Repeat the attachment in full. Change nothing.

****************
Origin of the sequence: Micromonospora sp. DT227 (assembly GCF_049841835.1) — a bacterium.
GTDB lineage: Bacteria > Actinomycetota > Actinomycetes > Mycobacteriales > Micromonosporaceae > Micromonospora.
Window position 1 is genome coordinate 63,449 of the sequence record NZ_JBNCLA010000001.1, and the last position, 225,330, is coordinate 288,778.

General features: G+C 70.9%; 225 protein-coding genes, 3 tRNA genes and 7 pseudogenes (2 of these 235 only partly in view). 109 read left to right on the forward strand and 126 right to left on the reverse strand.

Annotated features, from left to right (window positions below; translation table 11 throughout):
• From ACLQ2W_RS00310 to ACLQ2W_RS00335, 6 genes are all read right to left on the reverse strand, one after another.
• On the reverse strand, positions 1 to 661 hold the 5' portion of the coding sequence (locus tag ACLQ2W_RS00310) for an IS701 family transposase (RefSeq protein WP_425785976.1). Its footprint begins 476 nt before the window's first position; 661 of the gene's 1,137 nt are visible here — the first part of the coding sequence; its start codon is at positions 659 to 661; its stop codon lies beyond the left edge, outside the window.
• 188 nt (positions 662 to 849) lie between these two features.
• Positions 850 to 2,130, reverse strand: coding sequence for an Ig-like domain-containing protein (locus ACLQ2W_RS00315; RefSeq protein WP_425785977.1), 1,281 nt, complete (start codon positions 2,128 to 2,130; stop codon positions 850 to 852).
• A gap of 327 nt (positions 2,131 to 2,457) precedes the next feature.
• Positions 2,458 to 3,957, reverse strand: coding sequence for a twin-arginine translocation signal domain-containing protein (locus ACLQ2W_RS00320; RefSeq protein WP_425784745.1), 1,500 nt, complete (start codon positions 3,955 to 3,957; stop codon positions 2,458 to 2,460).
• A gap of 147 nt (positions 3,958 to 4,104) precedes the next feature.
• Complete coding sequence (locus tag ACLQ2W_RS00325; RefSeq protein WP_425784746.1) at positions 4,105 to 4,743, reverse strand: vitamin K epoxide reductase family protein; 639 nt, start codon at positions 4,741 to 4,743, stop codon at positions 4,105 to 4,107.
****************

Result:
Origin of the sequence: Micromonospora sp. DT227 (assembly GCF_049841835.1) — a bacterium.
GTDB lineage: Bacteria > Actinomycetota > Actinomycetes > Mycobacteriales > Micromonosporaceae > Micromonospora.
Window position 1 is genome coordinate 63,449 of the sequence record NZ_JBNCLA010000001.1, and the last position, 225,330, is coordinate 288,778.

General features: G+C 70.9%; 225 protein-coding genes, 3 tRNA genes and 7 pseudogenes (2 of these 235 only partly in view). 109 read left to right on the forward strand and 126 right to left on the reverse strand.

Annotated features, from left to right (window positions below; translation table 11 throughout):
• From ACLQ2W_RS00310 to ACLQ2W_RS00335, 6 genes are all read right to left on the reverse strand, one after another.
• On the reverse strand, positions 1 to 661 hold the 5' portion of the coding sequence (locus tag ACLQ2W_RS00310) for an IS701 family transposase (RefSeq protein WP_425785976.1). Its footprint begins 476 nt before the window's first position; 661 of the gene's 1,137 nt are visible here — the first part of the coding sequence; its start codon is at positions 659 to 661; its stop codon lies beyond the left edge, outside the window.
• 188 nt (positions 662 to 849) lie between these two features.
• Positions 850 to 2,130, reverse strand: coding sequence for an Ig-like domain-containing protein (locus ACLQ2W_RS00315; RefSeq protein WP_425785977.1), 1,281 nt, complete (start codon positions 2,128 to 2,130; stop codon positions 850 to 852).
• A gap of 327 nt (positions 2,131 to 2,457) precedes the next feature.
• Positions 2,458 to 3,957, reverse strand: coding sequence for a twin-arginine translocation signal domain-containing protein (locus ACLQ2W_RS00320; RefSeq protein WP_425784745.1), 1,500 nt, complete (start codon positions 3,955 to 3,957; stop codon positions 2,458 to 2,460).
• A gap of 147 nt (positions 3,958 to 4,104) precedes the next feature.
• Complete coding sequence (locus tag ACLQ2W_RS00325; RefSeq protein WP_425784746.1) at positions 4,105 to 4,743, reverse strand: vitamin K epoxide reductase family protein; 639 nt, start codon at positions 4,741 to 4,743, stop codon at positions 4,105 to 4,107.